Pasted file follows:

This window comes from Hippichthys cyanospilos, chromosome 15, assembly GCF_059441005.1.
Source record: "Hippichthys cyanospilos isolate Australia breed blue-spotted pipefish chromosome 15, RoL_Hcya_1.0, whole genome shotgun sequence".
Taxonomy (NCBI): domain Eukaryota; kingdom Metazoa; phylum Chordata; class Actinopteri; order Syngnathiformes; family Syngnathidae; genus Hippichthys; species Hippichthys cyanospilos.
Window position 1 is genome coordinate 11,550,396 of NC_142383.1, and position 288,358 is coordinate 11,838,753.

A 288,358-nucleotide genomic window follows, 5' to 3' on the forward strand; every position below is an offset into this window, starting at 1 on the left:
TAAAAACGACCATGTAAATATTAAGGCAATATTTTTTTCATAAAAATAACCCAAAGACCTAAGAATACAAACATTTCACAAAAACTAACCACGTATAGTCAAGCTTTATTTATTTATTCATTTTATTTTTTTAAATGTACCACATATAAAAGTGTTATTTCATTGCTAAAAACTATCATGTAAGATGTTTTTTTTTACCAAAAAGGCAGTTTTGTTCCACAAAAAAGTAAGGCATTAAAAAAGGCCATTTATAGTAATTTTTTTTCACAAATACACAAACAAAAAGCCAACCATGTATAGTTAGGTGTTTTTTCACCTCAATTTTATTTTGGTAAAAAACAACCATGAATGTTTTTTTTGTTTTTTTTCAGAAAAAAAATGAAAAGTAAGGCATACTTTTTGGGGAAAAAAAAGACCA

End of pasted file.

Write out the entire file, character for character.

This window comes from Hippichthys cyanospilos, chromosome 15, assembly GCF_059441005.1.
Source record: "Hippichthys cyanospilos isolate Australia breed blue-spotted pipefish chromosome 15, RoL_Hcya_1.0, whole genome shotgun sequence".
Taxonomy (NCBI): domain Eukaryota; kingdom Metazoa; phylum Chordata; class Actinopteri; order Syngnathiformes; family Syngnathidae; genus Hippichthys; species Hippichthys cyanospilos.
Window position 1 is genome coordinate 11,550,396 of NC_142383.1, and position 288,358 is coordinate 11,838,753.

A 288,358-nucleotide genomic window follows, 5' to 3' on the forward strand; every position below is an offset into this window, starting at 1 on the left:
TAAAAACGACCATGTAAATATTAAGGCAATATTTTTTTCATAAAAATAACCCAAAGACCTAAGAATACAAACATTTCACAAAAACTAACCACGTATAGTCAAGCTTTATTTATTTATTCATTTTATTTTTTTAAATGTACCACATATAAAAGTGTTATTTCATTGCTAAAAACTATCATGTAAGATGTTTTTTTTTACCAAAAAGGCAGTTTTGTTCCACAAAAAAGTAAGGCATTAAAAAAGGCCATTTATAGTAATTTTTTTTCACAAATACACAAACAAAAAGCCAACCATGTATAGTTAGGTGTTTTTTCACCTCAATTTTATTTTGGTAAAAAACAACCATGAATGTTTTTTTTGTTTTTTTTCAGAAAAAAAATGAAAAGTAAGGCATACTTTTTGGGGAAAAAAAAGACCA